The Ultimate Guide to Help You Sleep Through the Night Tonight

The Ultimate Guide to Help You Sleep Through the Night Tonight

It’s well past midnight and you’ve got to get up in less than six hours. You toss and turn all night. Before you know it, another hour passes by and you start panicking.

If I don’t get to sleep in the next 30 minutes, I’m going to be exhausted tomorrow!”

One thing is for sure, you’re not alone. Over 70M+ Americans have stated that they don’t get the proper sleep they need at night.[1] So what could possibly be causing this insomnia epidemic?

Throughout my entrepreneurial journey of building my language learning company, I have experimented and researched dozens of best sleep practices. Some have flopped but a few have dramatically improved the quality of my life and work.

In this article, I’ll look into the reason why you’re sleep deprived and how to sleep through the night tonight.

Why you can’t sleep through the night

The first step to improving anything is getting to the bottom of the root problem. Different studies have shown the reasons why most people cannot sleep well at night.[2] Here are the main ones that the average person faces:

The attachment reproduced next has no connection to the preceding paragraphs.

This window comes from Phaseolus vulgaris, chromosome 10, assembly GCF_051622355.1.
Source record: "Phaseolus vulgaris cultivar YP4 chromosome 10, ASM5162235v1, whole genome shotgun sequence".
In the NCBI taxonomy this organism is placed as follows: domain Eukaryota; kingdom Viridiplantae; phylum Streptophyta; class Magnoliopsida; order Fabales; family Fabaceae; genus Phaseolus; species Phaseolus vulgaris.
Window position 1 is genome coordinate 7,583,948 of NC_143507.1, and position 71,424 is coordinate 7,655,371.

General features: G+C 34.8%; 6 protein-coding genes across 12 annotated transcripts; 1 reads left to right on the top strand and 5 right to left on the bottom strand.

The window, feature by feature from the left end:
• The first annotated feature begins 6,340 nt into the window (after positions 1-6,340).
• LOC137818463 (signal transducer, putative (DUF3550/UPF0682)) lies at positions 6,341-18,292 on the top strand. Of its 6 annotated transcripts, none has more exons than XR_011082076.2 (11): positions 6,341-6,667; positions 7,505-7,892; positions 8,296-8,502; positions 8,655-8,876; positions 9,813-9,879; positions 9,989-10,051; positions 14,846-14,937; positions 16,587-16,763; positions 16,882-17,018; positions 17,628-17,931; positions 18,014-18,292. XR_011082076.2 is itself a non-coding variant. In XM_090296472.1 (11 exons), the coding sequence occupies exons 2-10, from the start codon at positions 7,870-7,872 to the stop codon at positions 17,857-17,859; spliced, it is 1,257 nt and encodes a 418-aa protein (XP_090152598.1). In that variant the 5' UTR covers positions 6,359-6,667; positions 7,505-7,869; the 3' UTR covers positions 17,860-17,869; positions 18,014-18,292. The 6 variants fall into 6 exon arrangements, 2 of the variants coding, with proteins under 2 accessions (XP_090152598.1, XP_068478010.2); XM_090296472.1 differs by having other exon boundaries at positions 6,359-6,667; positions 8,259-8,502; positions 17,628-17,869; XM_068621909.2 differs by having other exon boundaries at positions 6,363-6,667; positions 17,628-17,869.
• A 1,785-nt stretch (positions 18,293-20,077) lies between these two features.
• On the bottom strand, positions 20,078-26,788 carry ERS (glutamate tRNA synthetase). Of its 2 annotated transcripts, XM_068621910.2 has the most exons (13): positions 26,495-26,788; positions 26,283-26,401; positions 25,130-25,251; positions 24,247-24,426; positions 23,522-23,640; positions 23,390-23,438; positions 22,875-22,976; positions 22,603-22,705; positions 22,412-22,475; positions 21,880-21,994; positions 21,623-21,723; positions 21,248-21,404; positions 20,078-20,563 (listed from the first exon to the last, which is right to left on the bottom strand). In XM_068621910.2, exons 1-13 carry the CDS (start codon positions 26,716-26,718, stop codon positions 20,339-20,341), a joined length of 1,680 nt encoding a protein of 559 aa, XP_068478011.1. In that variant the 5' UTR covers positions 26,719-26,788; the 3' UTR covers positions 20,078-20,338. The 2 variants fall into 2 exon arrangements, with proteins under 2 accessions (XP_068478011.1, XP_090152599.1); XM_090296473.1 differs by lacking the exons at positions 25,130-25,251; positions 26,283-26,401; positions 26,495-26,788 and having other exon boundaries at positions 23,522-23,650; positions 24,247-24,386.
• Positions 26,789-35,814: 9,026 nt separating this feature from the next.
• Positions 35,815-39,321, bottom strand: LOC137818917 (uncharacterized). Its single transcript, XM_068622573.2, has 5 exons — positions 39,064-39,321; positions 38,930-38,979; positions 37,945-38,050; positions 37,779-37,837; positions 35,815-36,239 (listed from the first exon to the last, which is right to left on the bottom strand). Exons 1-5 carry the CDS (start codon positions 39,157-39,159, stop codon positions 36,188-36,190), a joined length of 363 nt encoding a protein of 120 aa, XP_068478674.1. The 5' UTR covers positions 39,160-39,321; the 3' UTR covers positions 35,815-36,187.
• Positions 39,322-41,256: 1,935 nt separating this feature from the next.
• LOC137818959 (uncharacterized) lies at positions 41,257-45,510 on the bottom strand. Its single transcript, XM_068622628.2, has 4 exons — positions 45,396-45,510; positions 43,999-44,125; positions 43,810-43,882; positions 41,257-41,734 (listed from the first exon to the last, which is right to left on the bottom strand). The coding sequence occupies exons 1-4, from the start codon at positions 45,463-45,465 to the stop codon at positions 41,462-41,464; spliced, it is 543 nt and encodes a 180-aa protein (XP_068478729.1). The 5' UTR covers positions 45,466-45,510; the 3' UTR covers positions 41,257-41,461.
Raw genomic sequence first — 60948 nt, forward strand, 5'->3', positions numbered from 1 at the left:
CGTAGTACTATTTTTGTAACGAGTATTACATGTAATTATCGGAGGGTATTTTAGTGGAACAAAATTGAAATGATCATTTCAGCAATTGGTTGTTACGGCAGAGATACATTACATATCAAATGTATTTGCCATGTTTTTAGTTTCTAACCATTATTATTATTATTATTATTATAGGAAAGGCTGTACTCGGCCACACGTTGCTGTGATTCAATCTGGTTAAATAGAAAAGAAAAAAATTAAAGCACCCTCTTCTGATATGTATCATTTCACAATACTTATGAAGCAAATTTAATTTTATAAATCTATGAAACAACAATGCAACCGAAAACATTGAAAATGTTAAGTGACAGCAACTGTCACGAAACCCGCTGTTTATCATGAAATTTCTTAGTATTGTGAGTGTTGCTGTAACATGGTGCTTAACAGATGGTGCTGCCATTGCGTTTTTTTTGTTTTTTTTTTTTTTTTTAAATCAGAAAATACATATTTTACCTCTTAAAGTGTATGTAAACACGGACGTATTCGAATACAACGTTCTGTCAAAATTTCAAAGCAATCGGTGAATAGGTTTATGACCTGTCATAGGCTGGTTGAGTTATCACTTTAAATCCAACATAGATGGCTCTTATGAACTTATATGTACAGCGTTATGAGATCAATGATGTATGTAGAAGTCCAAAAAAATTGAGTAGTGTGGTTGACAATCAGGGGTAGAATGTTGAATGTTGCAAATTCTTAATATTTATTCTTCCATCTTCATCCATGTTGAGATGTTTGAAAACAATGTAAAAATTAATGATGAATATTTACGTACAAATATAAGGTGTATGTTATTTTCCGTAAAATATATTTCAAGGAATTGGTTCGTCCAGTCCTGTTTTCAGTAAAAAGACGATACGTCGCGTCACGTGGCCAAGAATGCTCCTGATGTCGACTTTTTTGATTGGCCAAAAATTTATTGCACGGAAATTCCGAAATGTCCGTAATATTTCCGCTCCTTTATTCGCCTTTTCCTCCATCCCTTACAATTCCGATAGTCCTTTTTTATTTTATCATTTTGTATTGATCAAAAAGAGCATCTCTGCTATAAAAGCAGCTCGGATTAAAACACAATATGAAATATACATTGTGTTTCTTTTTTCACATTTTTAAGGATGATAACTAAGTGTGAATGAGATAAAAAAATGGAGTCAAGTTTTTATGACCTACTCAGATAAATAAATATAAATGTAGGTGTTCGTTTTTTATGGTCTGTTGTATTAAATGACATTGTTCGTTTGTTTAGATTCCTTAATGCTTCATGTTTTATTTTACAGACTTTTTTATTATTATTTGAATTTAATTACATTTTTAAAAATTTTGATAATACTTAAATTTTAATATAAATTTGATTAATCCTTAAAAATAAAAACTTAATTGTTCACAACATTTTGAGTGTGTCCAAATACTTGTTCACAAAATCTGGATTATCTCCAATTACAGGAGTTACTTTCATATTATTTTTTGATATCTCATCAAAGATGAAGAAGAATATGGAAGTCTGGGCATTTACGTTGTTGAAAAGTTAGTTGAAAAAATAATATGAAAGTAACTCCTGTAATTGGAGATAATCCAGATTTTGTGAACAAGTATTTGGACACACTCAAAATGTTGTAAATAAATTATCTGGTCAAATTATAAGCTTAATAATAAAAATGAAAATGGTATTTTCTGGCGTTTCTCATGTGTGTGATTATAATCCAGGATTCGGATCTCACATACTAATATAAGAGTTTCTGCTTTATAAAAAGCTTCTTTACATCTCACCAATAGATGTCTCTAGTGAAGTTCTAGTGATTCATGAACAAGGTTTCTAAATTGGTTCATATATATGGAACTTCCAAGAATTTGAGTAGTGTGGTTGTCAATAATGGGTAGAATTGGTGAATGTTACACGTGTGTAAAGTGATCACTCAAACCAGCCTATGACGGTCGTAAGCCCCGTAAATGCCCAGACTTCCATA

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Stress

If you’ve ever stayed up at night worrying about something, know that it’s a major sleep inhibitor. When you’re feeling stress, your mind and body becomes more activated, making it incredibly difficult to fall asleep. Even when you do manage to sleep, it won’t be deep enough to help you feel rested the next day.

Exposure to blue light before sleep time

We’re exposed to harmful blue light on a daily basis through the use of our digital screens. If you’ve never heard of blue light, it’s part of the visible light spectrum that suppresses melatonin, our sleep hormones. Other harmful effects include digital eye strains and macular cellular damage.

While daytime exposure to blue light is not very harmful, night time exposure tricks our brain into thinking it’s daytime. By keeping your brain alert and suppressing melatonin, your mind is unable to shut down and relax before bedtime.

Eating close to bedtime

Eating too late can actually be an issue for many people, especially those who are older than 40. The reason is, eating before laying down increases the chances of Gastroesophageal reflux disease (GERD), in which stomach acid backflows into the esophagus.

Another reason not to eat too late is sleep quality. Even if you manage to sleep right after eating, it’s likely that you’ll wake up tired. Instead of letting your body rest during sleep, it has to digest the food that was entered before bedtime.

Rule of thumb: eat 3-4 hours before bedtime.